There is a way out: Preventing oilsands health tragedy from becoming Canada's permanent legacy
Since I began my medical training I have had the opportunity to have frank, middle-of-the-night-in-the-ER conversations with thousands of Canadians in BC, Quebec, Ontario, Nunavut and the Northwest territories. Universally, in their vulnerable moments, Canadians want the same thing: health, and happiness for their families. And they want the same thing for their neighbors.
My community of Yellowknife recently lost a vibrant 7-year old to a drowning accident—the memorial service pulled in over 500 people, and the sense of group loss and love was palpable. Similarly, the people of Calgary and Toronto have lately pulled together to face natural emergencies—their generosity and willingness to help came across vividly in the pictures and tweets that emanated from the floods. From all of this, I pull the following conclusion—Canadians are good people, and truly want the best for one another.
There have, unfortunately, been other, longer emergencies, where our actions have not carried our good intent forward into action so strongly. One such situation is our management of the potential local health effects for people who live around the oil sands. Another is our stewardship of the potential climate change consequences of increasing carbon emissions from that project. Both of these have the potential to adversely affect the health of many. We have tried our hardest to optimize neither.
I first became aware of the issues regarding the health of people around the oil sands as I nursed my first child while looking out at Great Slave Lake from my house on the shoreline. From my window, I can also see Giant Mine, Canada’s largest toxic site, an arsenic-containing abandoned gold mine within a wimpy person’s stone’s throw of the ninth biggest freshwater lake in the world. Canadian taxpayers are currently on the hook for an estimated 1 billion dollar clean-up tab from Giant Mine. Even after spending that great amount, the arsenic will still be at the mine site--just more safely-contained. As I gazed out the window (breastfeeding gives you about eight hours a day of thinking time not available to the average busy ER doc), I began to wonder if there was any truth to reports I’d heard of another potential Big Huge Mess upstream in the oil sands. So I did what any nerdy MD with a question and free mental space does—I began a literature review.
I discovered that there was little good-quality data to find. To my astonishment, there was not a single peer-reviewed study on human health to be found on Pubmed, the MD’s Google. Other information was not searchable in any database. There was often no way of knowing that a study existed unless someone happened to mention that it did. Most information was industry-sponsored. In my search, I came across the alarming information that Yellowknife is already over 2 degrees celcius warmer than it was 50 years ago. I also eventually came across a 2009 Alberta Cancer Board report, which did find a higher than expected total number of cancers in Fort Chipewyan, a small community just downstream from the oil sands, at a level of borderline statistical significance.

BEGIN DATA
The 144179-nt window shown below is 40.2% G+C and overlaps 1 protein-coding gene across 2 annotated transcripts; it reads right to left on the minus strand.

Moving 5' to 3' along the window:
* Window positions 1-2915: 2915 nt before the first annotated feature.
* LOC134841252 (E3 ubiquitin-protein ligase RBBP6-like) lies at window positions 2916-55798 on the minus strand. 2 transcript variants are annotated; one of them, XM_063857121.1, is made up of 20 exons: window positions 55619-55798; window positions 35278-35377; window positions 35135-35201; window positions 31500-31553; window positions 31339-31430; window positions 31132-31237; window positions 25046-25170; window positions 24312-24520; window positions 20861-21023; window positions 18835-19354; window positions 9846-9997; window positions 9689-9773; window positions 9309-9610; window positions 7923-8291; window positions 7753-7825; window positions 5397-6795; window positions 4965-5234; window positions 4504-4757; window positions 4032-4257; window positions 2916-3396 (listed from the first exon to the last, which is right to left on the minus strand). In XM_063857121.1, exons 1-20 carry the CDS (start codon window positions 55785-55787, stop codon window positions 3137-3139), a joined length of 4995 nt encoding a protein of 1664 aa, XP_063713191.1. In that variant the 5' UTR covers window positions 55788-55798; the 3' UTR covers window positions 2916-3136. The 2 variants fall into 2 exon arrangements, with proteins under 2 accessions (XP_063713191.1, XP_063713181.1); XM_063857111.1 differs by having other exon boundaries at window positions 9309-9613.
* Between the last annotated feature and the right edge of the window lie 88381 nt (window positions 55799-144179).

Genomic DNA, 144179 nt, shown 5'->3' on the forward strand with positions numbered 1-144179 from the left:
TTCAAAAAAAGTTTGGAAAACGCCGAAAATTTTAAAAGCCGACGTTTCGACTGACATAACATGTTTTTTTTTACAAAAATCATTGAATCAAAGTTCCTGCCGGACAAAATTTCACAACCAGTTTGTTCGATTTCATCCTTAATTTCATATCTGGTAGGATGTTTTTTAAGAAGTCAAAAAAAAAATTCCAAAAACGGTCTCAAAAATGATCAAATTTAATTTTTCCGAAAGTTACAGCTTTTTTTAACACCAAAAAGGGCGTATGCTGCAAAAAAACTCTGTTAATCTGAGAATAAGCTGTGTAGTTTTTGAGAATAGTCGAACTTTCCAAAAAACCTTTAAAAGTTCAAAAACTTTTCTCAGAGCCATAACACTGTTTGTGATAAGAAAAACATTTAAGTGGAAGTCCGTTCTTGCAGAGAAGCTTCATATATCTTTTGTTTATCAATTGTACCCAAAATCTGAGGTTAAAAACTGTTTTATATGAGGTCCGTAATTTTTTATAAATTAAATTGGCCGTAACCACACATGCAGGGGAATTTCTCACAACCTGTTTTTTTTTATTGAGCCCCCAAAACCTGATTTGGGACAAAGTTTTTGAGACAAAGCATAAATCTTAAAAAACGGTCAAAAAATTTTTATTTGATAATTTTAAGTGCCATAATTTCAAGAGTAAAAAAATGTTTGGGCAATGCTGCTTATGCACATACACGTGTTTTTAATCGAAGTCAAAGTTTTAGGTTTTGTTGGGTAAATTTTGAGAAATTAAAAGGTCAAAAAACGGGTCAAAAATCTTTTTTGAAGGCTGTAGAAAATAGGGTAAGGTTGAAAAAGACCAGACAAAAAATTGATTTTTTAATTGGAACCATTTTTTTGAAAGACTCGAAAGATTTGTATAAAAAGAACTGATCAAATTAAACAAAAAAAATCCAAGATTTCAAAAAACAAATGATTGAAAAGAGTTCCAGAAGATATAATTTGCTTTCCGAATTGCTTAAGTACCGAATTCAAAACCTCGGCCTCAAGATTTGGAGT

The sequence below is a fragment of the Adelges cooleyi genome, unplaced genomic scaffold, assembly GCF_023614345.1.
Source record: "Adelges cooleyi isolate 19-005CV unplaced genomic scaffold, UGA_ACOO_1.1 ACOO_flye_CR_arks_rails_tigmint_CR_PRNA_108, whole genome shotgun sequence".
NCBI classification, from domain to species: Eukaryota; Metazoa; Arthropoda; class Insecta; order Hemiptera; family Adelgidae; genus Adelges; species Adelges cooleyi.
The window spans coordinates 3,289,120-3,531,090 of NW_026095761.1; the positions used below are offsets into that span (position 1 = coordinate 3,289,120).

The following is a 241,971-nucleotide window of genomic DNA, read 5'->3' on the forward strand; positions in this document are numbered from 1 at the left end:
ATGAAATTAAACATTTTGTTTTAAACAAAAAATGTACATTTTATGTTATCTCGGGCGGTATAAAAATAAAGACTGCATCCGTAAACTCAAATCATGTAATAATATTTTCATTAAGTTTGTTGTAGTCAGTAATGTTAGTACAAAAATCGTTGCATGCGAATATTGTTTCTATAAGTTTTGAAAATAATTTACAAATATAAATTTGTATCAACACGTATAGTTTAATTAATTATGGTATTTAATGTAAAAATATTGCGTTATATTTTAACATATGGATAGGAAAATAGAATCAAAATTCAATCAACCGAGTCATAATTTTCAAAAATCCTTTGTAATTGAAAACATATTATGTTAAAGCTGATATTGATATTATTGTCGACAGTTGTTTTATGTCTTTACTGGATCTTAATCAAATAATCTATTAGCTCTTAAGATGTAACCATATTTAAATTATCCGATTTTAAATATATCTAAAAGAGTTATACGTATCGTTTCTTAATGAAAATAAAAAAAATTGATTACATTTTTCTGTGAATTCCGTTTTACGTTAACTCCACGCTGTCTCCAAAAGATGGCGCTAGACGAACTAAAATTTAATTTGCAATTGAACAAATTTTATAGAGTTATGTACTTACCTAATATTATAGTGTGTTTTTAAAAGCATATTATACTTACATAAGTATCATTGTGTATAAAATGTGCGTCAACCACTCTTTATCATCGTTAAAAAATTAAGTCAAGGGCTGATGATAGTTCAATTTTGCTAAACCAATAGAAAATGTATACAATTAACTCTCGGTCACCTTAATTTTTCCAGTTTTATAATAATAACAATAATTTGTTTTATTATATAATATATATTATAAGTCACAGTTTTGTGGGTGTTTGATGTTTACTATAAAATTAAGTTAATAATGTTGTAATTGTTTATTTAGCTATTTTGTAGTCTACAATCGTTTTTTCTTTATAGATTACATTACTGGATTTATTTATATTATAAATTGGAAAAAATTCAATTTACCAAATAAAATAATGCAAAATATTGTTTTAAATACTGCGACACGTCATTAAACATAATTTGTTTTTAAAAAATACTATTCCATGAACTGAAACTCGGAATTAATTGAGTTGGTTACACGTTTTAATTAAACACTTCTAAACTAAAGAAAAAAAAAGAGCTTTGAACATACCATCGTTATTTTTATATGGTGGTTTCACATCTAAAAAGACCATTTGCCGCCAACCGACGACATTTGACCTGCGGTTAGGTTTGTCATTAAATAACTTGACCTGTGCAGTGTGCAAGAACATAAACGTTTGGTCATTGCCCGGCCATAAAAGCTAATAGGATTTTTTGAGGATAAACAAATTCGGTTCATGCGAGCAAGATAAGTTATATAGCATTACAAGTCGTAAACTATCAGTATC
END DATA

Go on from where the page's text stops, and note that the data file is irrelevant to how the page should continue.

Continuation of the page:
Discussions with public health officials made it clear to me that on this issue, the dry world of statistics is dramatically important: Fort Chipewyan and all populations downstream from the oil sands are small. In studies this results in large error ranges which make definitive conclusions elusive. Also, diseases such as cancer may take a long time to manifest in humans: this means that we may not perceive the human health consequences of a given level of oil sands development until decades after the insult has taken place. Essentially, in a situation of rapid change, complex factors and small populations such as this, humans are not good study subjects.
What this means is that we need to study the fish, even if we don’t really care about the fish. I went into medicine instead of biology or veterinary science for a reason: I am interested in human health above all else. But the thing is, that just as your grandmother expressed when she told you, “you are what you eat,” the health of a human body is dependent on what is put into it, and what is nearby. So in a case where the direct study of human health is difficult, study of the environmental determinants of human health--factors such as air quality, water quality and contamination of local foodstuffs becomes key. These factors are more likely to conclusively show an effect, if there is one, within a time frame that will allow meaningful corrective action to be taken before human health is affected.